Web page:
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Environmental advocates from Uganda are being charged following a 30-day period in a high-security prison.
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Environmental advocates from Uganda are being charged following a 30-day period in a high-security prison.

On Wednesday, eleven climate activists from Uganda will face charges for a historical law used to suppress dissidents, following reports of them being physically abused and detained in a high-security prison. This is part of a larger trend of retaliation against those who oppose a foreign-funded oil pipeline project.

If found guilty, the group of 11 individuals, who are all students at a university, could potentially be sentenced to imprisonment for a maximum of one year. Among them are Nicholas Lutabi, Jacob Lubega, Shafik Kalyango, and Abdul Aziz Bwete, who were reportedly detained and physically assaulted by police officers carrying firearms, tear gas, and batons while participating in a peaceful march towards the parliament in the city of Kampala on December 15th.

They were targeted after becoming separated from a larger protest calling on the Uganda government to stop construction of the East Africa Crude Oil Pipeline (Eacop), a $5bn fossil-fuel project backed by the French conglomerate TotalEnergies and a Chinese national oil company, as well as the governments of Uganda and Tanzania.

The activists fighting for climate change were allegedly taken to an unmarked building at the entrance of the parliament. There, police officers allegedly subjected them to physical violence, including kicking, punching, and beating with heavy objects. This location and type of mistreatment have been reported by approximately twenty-four anti-pipeline activists within the last two years.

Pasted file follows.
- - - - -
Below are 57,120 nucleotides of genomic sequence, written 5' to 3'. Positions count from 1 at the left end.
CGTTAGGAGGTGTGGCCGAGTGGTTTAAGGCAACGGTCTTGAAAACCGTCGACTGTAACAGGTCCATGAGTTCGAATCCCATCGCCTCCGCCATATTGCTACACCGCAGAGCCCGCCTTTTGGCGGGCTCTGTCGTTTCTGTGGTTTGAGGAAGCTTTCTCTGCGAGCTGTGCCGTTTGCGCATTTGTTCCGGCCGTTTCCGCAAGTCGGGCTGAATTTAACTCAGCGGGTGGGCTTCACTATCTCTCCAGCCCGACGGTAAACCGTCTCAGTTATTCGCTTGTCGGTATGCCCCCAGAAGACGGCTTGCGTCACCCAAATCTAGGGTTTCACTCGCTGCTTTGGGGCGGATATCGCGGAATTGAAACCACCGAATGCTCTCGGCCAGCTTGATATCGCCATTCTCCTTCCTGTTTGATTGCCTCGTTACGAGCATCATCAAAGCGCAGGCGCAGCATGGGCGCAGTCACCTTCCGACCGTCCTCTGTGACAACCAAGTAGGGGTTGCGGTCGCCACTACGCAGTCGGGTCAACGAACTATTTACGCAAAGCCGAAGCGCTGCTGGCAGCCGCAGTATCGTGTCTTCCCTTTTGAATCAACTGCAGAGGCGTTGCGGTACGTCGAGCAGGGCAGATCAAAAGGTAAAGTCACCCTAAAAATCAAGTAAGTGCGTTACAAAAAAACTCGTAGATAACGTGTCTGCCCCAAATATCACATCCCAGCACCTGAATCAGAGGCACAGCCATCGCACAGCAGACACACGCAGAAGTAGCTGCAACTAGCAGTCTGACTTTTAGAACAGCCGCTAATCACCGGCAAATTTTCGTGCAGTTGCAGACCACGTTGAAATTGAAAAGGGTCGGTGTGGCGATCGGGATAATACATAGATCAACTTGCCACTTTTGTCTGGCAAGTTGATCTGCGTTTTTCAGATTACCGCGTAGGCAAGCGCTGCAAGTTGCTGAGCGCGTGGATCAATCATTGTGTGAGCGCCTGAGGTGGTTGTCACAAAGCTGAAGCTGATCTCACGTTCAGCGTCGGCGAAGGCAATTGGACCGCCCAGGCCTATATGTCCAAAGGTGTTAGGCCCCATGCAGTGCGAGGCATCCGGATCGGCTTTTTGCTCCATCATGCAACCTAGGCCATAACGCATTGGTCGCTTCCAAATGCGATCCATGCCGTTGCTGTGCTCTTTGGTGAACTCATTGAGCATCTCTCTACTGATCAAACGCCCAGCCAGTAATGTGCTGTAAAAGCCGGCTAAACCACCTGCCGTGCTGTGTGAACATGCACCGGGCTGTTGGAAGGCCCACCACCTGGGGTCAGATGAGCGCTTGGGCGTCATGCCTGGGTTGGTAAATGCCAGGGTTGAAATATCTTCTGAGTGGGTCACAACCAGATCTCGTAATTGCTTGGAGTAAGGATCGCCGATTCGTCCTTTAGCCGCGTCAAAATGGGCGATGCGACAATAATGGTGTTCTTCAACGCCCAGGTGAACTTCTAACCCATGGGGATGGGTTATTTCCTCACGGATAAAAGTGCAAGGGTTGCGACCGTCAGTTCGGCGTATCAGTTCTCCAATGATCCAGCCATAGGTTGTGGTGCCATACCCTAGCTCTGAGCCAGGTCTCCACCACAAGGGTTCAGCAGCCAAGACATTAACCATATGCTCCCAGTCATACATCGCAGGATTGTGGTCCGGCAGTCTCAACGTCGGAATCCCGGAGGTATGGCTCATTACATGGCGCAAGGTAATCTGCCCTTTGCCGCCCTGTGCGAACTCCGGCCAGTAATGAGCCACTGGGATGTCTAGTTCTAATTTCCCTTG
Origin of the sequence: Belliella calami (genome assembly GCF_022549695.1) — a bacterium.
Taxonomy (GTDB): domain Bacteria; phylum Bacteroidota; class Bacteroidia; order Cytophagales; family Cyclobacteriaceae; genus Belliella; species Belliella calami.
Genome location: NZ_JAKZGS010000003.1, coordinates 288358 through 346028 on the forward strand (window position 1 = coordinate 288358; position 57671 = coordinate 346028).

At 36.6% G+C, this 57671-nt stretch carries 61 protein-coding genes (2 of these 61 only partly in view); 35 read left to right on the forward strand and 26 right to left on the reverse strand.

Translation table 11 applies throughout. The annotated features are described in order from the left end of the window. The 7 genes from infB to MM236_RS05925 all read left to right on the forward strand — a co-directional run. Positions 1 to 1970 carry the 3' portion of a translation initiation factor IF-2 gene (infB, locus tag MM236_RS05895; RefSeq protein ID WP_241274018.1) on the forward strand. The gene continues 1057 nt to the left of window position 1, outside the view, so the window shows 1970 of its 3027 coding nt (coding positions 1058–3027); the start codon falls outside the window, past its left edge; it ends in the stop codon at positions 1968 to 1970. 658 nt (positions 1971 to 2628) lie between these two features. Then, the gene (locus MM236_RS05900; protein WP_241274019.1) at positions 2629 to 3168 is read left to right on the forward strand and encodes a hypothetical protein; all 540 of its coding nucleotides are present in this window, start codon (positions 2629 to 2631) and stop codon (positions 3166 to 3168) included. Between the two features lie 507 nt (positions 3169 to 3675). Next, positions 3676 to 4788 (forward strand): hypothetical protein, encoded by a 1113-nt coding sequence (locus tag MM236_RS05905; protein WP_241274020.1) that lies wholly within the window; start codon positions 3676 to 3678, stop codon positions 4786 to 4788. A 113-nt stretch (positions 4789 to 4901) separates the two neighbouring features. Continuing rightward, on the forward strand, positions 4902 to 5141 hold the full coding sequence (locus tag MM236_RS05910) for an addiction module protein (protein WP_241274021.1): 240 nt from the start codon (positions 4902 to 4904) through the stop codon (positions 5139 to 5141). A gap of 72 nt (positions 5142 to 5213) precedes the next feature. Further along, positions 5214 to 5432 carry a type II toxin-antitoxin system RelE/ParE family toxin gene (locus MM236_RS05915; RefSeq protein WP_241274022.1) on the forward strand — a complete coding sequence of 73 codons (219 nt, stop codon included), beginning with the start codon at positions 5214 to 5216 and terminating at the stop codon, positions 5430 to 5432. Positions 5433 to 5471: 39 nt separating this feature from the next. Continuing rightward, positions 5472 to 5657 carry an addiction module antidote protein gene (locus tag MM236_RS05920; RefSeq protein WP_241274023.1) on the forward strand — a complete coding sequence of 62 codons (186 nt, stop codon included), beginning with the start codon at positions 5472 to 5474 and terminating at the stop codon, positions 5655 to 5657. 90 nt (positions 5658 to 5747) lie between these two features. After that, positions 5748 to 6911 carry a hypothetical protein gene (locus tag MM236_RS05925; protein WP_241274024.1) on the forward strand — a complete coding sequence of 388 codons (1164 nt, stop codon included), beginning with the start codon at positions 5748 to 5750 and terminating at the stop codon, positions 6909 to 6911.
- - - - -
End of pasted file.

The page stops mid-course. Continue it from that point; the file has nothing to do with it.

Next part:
Kalyango, who is 25 years old, was rendered unconscious when he was struck on the back of his neck. According to his coworkers, he regained consciousness around 10 to 15 minutes later in a room that was locked. In an interview over a month after the incident, Kalyango stated, “I am feeling weak and experiencing pain in my neck and stomach when I eat. I am still not fully recovered.” He believes that this was punishment for his attempts to halt the Total project, which he believes will have harmful consequences in the future.


The Eacop, if completed, will span 900 miles from the west of Uganda to the eastern coast of Tanzania, where it will export oil to global purchasers. The venture is expected to produce 379 million tonnes of CO2 emissions.2

During its 25-year existence, it will emit more than the United Kingdom’s total emissions in 2022.

Bwete, a 26-year-old person, stated that the police were furious and claimed that we were promoting violence and attempting to overthrow the government. Bwete also shared that they were physically assaulted by being kicked and punched in the ribs and chest. They described the experience as brutal and expressed that their only wrongdoing was trying to educate others about fossil fuels and climate change.

Images and videos captured police officers restraining students who held signs and chanted phrases such as “We demand climate justice” and “Stop Eacop.” There is no proof of any violent acts at the demonstration prior to the arrival of law enforcement.

Mary Lawlor, the United Nations special rapporteur for human rights defenders, stated that there is a trend in Uganda where students who peacefully advocate for human rights protection and addressing climate change are being aggressively arrested and charged with crimes without any consequences.

She stated that she has previously contacted the government regarding these arrests, but has not received a response. She strongly encourages the Ugandan authorities to alter their actions.

A representative of the Ugandan government stated that they were not aware of the arrests and maintained that it was under the jurisdiction of the police. There was no response from the police when asked for a comment.